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Deadly Combinations: How Leadership Contexts Undermine the Activation and Enactment of Followers’ High Core Self-Evaluations in Performance

Research output: Contribution to journalArticle

Emma Soane, Jonathan E. Booth, Kerstin Alfes, Amanda Shantz, Catherine Bailey

Original languageEnglish
Pages (from-to)297-309
JournalEUROPEAN JOURNAL OF WORK AND ORGANIZATIONAL PSYCHOLOGY
Early online date27 Feb 2018
Publication statusPublished - Mar 2018

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Abstract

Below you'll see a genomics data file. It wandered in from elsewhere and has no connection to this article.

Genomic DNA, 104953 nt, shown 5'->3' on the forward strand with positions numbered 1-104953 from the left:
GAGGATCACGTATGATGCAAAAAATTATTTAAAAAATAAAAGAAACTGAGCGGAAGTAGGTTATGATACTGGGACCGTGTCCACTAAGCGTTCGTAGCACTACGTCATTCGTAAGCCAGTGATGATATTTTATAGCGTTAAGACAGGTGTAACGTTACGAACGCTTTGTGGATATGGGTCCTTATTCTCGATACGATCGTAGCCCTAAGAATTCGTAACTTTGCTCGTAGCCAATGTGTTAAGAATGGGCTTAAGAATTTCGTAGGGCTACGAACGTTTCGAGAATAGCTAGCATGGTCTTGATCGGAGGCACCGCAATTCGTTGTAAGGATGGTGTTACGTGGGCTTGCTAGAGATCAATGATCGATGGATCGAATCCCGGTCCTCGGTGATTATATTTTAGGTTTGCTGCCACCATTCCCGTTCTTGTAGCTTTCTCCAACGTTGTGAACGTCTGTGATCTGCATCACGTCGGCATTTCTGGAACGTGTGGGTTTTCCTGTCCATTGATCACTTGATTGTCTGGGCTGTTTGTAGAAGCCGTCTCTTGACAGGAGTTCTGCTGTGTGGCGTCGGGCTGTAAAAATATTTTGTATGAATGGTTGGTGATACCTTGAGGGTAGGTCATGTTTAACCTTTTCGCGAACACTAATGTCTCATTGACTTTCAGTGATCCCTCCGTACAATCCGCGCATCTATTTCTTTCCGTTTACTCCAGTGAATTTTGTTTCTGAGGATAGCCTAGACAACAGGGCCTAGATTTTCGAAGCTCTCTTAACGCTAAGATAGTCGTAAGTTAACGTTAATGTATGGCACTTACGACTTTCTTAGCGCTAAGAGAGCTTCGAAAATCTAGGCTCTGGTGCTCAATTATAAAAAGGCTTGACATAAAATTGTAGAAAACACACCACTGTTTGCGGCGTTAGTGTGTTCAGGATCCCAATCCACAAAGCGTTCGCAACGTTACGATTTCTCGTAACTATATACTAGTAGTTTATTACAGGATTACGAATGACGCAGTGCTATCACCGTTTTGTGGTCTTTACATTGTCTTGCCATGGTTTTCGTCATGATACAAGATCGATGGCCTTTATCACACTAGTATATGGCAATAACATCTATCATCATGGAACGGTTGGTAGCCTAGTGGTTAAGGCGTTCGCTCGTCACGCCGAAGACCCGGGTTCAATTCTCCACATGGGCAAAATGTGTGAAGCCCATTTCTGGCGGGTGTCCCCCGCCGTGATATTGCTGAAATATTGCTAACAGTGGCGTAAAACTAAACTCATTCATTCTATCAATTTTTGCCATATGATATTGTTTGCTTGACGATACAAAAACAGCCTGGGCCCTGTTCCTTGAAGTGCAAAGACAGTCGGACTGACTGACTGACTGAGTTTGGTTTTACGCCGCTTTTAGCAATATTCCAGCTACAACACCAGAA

Employees with high core self-evaluations (CSE) generally perform well in their jobs. The enactment of CSE in performance occurs within contexts, and leadership is one form of context that influences the activation and expression of CSE. Drawing on theories of CSE and leader-member exchange (LMX), we characterized the leadership context as the interaction between leader CSE and LMX quality. Examination of 173 followers and their 31 leaders in a manufacturing organization showed a positive association between follower CSE and performance when the context comprised high leader CSE and high LMX. Conversely, leadership contexts comprising high leader CSE and low LMX, or low leader CSE and high LMX, resulted in a negative relationship between follower CSE and performance. We also show that low CSE followers have relatively higher performance under some circumstances. Thus, we contribute to understanding how some leadership contexts undermine high CSE followers' performance and promote low CSE followers' performance.

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